another school told the assembled pupils a farewell joke about an American, so
amazed at seeing some mothballs, he remarked, ‘Gee, you sure have some mighty
big moths in England!’ 

Back to the present, should he buy it? He deliberated … but
why? What would he do with it? Was it some morbid curiosity, nosey interest, or
was there a genuinely interesting story here just waiting to be discovered? 

He glanced up and noticed the security camera mounted in the
corner to his left. If somebody at the payment desk was monitoring him, they
might think he was preparing to steal the certificate. Of course, he wasn’t,
but he’d often experienced an irrational camera-induced guilt when he felt he
was being watched remotely in a situation like this. He decided to put the
certificate back and tried rather ineptly to reinsert it into the plastic
sleeve. After several abortive attempts, the decision was made for him – he
would buy it. He took the certificate to the payment desk.

‘I’d like to buy this certificate please. Sorry … I couldn’t
seem to get it back into its sleeve.’

A very elderly lady assistant smiled at his apology.
‘Let’s have a look,’ she said. ‘It was probably folded.’ Peter noticed that she
had a sort of ‘Women’s Institute’ air to her manner and appearance, typical of
a breed of ladies who inhabit the country towns and villages of England. Yet
despite having shaky hands, she somehow deftly slid it back into its protective
cover. From his wallet, he gave her a crisp five-pound note and in return
received a simple brown paper bag, into which the assistant had popped the
slightly faded certificate, thoughtfully taping over the opening.

Out he went into the cold late afternoon in January 2011.
The light was fading. He felt elated but was not quite sure why. Maybe it was
because he had removed the certificate from public view. He was protecting its
privacy, perhaps protecting the individuals whose lives were changed forever
when they left the church on that Saturday in January 1900. They left with this
certificate too, no doubt guarded safely, but surely not in a brown paper bag?
What had happened afterwards? If the certificate could tell a story, what might
that be? 

As he walked to the car, he pondered the circumstances and
events of more than 100 years ago. By the time he had turned on the ignition,
Peter Sefton had decided to see if he could find out.

1.2

Rose heard the clock, one floor below, strike half past six. It
was still dark outside and time
to get up. She pushed
back the bed covers and stepped onto the creaky floorboards of her small attic
bedroom. The other bedrooms were still silent. She was the first of the ‘front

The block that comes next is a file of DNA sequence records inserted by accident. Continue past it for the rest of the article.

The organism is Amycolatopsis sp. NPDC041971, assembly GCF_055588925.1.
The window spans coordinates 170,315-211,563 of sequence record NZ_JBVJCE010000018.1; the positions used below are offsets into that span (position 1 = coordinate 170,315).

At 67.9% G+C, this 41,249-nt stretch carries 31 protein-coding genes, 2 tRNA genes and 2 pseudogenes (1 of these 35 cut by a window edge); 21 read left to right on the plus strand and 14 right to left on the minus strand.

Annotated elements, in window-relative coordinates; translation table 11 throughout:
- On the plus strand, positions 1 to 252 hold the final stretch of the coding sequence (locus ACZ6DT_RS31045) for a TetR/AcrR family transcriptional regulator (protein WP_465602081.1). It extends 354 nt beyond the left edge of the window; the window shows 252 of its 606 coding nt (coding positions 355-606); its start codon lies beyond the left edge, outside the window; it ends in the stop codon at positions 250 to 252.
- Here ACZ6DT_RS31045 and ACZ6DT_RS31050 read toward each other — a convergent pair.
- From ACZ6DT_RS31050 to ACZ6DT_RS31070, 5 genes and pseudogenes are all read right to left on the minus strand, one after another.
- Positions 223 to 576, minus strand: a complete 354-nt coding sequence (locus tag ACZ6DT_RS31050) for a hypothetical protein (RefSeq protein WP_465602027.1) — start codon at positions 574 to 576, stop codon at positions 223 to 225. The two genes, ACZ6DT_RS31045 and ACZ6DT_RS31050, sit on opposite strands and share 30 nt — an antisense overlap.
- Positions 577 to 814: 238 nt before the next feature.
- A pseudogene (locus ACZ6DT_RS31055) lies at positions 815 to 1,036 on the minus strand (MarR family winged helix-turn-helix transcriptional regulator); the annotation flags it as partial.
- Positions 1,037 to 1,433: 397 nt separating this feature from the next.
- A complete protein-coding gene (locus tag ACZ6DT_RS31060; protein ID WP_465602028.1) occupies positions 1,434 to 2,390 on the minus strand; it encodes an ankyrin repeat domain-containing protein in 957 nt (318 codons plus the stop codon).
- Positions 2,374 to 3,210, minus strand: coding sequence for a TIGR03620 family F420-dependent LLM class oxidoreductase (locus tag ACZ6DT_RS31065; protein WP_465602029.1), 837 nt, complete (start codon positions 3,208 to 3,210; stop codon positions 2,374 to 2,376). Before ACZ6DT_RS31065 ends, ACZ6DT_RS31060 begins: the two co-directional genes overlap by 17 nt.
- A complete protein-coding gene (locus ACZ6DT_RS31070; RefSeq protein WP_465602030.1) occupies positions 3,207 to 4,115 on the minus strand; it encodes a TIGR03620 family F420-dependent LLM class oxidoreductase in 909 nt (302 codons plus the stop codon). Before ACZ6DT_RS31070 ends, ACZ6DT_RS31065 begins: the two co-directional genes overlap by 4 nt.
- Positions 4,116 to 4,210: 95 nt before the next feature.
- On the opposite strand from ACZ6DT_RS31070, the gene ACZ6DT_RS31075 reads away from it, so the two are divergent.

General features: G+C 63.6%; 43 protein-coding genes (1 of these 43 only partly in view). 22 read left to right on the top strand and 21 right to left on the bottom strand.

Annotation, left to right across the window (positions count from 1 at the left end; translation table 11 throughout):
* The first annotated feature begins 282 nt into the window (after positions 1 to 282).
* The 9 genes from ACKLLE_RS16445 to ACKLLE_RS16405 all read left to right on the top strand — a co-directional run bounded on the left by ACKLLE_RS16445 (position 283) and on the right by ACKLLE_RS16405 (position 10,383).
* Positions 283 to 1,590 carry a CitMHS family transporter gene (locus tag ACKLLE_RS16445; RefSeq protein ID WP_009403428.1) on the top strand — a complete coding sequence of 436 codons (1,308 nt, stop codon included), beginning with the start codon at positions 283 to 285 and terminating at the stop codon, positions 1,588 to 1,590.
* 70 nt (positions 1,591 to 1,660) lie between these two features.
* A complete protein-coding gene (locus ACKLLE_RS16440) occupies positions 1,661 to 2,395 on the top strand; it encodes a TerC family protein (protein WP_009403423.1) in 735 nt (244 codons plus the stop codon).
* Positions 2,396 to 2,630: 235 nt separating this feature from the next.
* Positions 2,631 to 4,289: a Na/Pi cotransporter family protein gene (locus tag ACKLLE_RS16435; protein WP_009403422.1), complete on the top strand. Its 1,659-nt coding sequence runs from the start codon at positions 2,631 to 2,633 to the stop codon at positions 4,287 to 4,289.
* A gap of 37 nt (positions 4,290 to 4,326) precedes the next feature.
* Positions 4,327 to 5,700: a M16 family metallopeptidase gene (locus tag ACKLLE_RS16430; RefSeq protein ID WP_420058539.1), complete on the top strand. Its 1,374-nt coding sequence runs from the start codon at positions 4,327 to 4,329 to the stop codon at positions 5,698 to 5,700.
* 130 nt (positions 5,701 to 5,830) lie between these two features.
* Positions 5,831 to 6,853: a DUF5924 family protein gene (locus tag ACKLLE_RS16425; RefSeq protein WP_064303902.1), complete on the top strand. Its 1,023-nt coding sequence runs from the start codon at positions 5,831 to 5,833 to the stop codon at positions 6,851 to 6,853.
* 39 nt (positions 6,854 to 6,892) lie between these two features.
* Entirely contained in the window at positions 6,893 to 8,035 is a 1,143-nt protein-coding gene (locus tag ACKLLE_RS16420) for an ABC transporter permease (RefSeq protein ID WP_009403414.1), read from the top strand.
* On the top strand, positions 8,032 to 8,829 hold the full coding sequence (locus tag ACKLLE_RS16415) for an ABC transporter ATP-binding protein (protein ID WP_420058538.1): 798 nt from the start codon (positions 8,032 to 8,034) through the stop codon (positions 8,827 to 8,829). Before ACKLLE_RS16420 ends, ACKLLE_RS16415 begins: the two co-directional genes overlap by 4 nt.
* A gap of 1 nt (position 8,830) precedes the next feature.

of house’ staff to rise, as was the case every morning, although the
housekeeper and servant would already have been up for some time.

She lit two candles before emptying the tepid water from her
stoneware hot water bottle into the basin. She topped up with cold water from a
jug and washed thoroughly. It was cold in the bedroom, being January in Leyton,
Essex, and the east wind blowing from the North Sea over the last few days had
reduced temperatures to well below normal. She dressed quickly, a simple neat
black dress with a white pinafore and white linen collar, almost a uniform, for
it was the dress of an employee in a drapery shop. She lived on the premises
along with five other girls who also worked in the shop downstairs.

Rose was a senior member of staff and had a room to herself.
She had worked there for eighteen months and was in charge of her own
department. She went out into the corridor, pausing and listening at the
adjacent doors before knocking gently.

‘Daisy, Hilda, Ivy, it’s time to get up. Amy, Dorothy, time
to get up.’ Breakfast was at eight. The shop opened at a quarter past nine.

One floor below, the Crockford family had their rooms, but
since purchasing a private house, Mr Crockford and his daughter, Louisa, spent
fewer nights at the shop. On the ground floor was the shop itself. Rose went
down the narrow staff staircase, passing the kitchen, where she could hear the
kettle simmering on the stove. The housekeeper, Ada Jones and the servant,
Betty, were preparing breakfast for everyone. Ada had a small room close to the
kitchen. Meanwhile, Rose reached the ground floor and slipped out of the back
entrance to the yard and the outside privy.

Thomas Crockford, master draper and owner of the building
and the business, was her employer. Louisa, now Rose’s closest friend, nagged
her father continuously about the need to improve the sanitation facilities for
the employees, but Mr Crockford’s concessions to the new century, for it was
1900, were only those that benefited and impressed the shop’s clientele. They
amounted to some very modern, if unreliable, electric lighting to the ground
floor and the installation of a limited heating system, with radiators warmed
by a coal-fired boiler, but again only for the ground floor. He had also
recently provided two water closets, one for each sex, accessed via the
changing rooms in the shop, but these were strictly out of bounds to staff.

Sidney, the shop’s porter, arrived at seven o’clock each
workday morning to riddle and stoke the boiler. It was just one of his many
duties, which also included fetching stock from the cellar, making deliveries,